He was determined to stop the followers of Jesus, even if it that meant taking their life, as in the case of Stephen. He was going to Damascus next with a clear goal – find the followers of Jesus so they could be punished. But this trip did not go as planned.
Without going into the details of what happened on the road to Damascus, he became what he so despised – a follower of Jesus, but not only a follower, among the greatest of followers, which made him the greatest of leaders. I am talking about the man named Saul, who would eventually change his name to Paul, the apostle Paul.
As a leader of the followers of Jesus, Paul lived his life in a manner I can respect.
Paul’s life is worthy of my respect for three reasons: 1) his actions agreed with his beliefs; 2) he endured severe hardship joyfully; and 3) he denied himself the rights due him out of consideration for other people.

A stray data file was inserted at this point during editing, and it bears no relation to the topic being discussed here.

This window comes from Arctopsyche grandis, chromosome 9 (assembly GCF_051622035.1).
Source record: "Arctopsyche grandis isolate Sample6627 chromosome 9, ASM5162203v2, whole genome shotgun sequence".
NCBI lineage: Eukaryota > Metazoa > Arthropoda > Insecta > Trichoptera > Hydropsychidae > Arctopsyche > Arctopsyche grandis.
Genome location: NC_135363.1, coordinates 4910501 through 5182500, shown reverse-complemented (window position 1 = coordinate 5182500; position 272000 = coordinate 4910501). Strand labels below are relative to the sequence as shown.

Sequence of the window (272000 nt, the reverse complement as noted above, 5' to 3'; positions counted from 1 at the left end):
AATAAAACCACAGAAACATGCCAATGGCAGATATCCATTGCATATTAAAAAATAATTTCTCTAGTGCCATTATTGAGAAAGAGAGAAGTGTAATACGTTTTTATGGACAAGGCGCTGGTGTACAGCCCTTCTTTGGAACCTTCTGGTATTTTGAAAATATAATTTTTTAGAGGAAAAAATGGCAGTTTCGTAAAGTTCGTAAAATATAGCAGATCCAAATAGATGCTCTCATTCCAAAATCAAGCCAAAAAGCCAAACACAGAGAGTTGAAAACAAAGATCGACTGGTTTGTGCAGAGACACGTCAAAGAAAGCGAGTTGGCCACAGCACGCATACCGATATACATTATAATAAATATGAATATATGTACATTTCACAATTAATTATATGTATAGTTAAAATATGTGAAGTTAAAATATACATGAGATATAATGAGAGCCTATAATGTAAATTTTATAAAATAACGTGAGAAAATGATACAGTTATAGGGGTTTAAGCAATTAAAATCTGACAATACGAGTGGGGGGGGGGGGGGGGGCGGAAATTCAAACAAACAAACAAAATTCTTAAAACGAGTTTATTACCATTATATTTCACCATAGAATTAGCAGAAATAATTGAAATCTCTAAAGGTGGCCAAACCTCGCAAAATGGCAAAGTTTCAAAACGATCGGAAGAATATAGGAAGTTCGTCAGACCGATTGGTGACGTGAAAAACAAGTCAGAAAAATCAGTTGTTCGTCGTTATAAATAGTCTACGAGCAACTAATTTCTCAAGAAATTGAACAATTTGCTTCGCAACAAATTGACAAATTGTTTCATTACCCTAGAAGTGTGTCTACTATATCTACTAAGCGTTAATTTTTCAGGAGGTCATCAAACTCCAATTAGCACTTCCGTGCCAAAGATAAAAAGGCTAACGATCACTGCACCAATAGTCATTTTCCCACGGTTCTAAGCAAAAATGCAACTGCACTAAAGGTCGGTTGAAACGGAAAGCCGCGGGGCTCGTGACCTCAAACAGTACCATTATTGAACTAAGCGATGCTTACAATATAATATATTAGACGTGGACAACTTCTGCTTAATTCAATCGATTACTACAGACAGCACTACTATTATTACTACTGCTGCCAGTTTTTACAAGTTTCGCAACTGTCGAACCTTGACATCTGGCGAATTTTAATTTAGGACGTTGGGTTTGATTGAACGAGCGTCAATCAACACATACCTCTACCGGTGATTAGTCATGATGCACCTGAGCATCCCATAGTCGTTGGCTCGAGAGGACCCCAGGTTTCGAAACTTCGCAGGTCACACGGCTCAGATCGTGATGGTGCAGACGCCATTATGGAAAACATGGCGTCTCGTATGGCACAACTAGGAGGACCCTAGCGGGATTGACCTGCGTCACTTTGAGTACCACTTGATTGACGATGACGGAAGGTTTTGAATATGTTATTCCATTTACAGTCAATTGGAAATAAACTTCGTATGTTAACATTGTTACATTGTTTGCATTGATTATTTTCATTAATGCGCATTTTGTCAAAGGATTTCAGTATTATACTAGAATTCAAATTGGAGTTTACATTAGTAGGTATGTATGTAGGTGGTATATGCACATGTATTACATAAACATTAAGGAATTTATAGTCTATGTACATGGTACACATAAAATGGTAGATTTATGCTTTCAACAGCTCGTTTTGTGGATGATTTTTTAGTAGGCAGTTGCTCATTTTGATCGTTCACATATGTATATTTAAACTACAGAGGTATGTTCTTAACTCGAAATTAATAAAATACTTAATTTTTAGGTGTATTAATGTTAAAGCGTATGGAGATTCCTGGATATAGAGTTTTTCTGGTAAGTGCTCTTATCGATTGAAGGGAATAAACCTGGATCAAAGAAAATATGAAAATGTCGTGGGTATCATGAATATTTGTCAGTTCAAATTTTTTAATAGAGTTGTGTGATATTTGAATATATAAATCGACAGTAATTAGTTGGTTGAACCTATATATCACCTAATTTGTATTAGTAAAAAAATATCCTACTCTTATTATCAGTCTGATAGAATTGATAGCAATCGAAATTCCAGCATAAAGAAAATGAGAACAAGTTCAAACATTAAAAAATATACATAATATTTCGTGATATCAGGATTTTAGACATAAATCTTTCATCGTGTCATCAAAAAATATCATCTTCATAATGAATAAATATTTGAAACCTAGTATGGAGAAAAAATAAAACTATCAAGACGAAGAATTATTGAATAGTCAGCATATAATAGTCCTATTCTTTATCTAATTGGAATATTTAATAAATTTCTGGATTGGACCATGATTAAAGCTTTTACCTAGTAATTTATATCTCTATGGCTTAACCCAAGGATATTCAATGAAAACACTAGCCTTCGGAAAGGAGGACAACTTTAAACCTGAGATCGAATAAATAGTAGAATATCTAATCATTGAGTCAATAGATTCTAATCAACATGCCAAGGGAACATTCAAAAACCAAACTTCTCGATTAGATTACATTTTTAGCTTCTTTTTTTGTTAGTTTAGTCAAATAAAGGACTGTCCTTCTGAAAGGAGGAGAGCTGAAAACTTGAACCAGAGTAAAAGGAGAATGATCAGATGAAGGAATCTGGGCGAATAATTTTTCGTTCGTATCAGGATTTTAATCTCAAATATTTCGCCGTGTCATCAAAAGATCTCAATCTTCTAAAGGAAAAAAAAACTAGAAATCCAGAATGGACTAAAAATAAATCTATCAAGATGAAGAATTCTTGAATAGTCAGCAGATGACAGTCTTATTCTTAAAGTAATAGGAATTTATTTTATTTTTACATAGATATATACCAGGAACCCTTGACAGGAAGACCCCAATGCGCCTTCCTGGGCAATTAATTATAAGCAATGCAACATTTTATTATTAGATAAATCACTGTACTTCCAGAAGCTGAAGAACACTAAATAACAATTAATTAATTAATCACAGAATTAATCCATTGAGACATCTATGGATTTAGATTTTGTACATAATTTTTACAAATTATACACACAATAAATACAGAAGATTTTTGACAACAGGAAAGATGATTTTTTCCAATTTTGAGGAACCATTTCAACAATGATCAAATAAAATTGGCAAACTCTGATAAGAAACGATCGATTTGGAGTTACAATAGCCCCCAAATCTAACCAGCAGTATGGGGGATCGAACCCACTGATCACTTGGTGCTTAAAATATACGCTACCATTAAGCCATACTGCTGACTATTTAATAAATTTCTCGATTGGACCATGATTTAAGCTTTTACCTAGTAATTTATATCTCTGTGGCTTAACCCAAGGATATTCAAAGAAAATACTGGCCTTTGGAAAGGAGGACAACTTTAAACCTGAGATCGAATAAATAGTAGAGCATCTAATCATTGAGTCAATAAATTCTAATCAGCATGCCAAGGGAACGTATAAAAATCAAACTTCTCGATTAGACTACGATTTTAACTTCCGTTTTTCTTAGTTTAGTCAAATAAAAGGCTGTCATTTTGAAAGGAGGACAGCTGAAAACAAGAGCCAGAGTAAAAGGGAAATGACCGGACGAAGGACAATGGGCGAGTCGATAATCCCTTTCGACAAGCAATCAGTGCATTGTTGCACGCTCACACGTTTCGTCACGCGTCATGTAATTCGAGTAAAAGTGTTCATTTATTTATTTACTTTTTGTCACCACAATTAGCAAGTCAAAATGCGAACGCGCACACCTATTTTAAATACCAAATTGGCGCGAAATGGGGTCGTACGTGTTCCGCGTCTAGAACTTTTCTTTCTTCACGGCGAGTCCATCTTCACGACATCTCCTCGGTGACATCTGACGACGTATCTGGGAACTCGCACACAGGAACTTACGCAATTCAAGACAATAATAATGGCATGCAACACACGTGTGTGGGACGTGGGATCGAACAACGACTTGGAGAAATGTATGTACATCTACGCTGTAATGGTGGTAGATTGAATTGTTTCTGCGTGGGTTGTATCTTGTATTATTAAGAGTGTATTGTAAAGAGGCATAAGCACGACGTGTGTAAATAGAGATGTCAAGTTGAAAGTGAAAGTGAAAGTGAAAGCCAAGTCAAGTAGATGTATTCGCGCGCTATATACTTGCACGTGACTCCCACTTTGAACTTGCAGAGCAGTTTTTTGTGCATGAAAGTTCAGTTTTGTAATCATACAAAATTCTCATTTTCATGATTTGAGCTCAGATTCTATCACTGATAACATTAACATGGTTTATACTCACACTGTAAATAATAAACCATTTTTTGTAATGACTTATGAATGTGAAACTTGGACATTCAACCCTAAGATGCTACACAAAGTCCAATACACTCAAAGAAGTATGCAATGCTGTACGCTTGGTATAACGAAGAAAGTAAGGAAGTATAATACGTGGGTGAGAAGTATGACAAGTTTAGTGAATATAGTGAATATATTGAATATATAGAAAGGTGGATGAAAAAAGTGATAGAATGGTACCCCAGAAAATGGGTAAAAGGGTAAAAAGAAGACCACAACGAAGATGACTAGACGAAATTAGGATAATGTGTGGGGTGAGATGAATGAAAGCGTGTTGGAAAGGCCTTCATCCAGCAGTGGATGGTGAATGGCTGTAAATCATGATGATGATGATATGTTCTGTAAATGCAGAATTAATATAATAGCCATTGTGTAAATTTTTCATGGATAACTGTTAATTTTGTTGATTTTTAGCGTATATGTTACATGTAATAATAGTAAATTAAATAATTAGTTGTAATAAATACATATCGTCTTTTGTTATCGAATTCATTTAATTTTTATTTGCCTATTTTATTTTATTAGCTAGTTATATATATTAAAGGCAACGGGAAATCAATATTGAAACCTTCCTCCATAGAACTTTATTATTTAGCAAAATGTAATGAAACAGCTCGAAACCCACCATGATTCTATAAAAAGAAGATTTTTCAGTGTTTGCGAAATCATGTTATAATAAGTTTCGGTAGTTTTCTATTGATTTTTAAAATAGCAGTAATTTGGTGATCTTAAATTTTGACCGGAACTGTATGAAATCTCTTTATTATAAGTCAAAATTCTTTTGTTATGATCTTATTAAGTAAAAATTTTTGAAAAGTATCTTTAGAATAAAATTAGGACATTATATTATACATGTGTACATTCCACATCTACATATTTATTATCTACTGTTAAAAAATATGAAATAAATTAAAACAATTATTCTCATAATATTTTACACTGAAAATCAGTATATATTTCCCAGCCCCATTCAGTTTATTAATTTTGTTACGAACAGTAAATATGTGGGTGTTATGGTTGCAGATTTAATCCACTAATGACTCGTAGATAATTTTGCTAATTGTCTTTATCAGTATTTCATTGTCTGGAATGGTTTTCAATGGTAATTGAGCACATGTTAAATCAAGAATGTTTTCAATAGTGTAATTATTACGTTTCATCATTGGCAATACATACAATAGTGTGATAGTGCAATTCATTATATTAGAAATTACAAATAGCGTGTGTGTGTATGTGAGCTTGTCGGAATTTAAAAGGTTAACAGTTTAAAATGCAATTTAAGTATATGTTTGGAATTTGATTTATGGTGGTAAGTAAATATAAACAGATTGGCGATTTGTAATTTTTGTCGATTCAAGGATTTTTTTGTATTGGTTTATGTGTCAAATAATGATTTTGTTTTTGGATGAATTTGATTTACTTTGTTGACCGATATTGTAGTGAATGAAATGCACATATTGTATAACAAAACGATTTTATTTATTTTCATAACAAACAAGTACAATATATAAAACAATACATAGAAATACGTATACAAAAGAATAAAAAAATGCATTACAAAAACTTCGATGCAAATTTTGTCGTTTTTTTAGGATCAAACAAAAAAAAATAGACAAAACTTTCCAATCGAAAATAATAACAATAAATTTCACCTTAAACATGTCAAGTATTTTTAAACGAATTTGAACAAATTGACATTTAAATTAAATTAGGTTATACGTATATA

I.Paul lived his life in accordance with his beliefs.
First, Paul’s actions agreed with his beliefs. He knew from the very beginning what he was called to do, which was to tell others about his Lord. Even while he was still in Damascus, some people conspired to take his life, but he found out about their plans and safely escaped (Acts 9:23-25). He truly had become what he had hated so much before. And thus began Paul’s life as a follower of Jesus. I can respect a man whose life and beliefs agree with each other. I can respect Paul.
II.Paul endured severe hardship joyfully (2 Cor. 11:24-29).
A. Paul suffered.
Next, Paul endured extreme hardship joyfully. He was severely whipped five times. Three times he was beaten with rods. One time he was stoned. Three times he was shipwrecked, even spending a night and day in the open sea. He knew hunger and thirst and had often gone without sleep. He knew...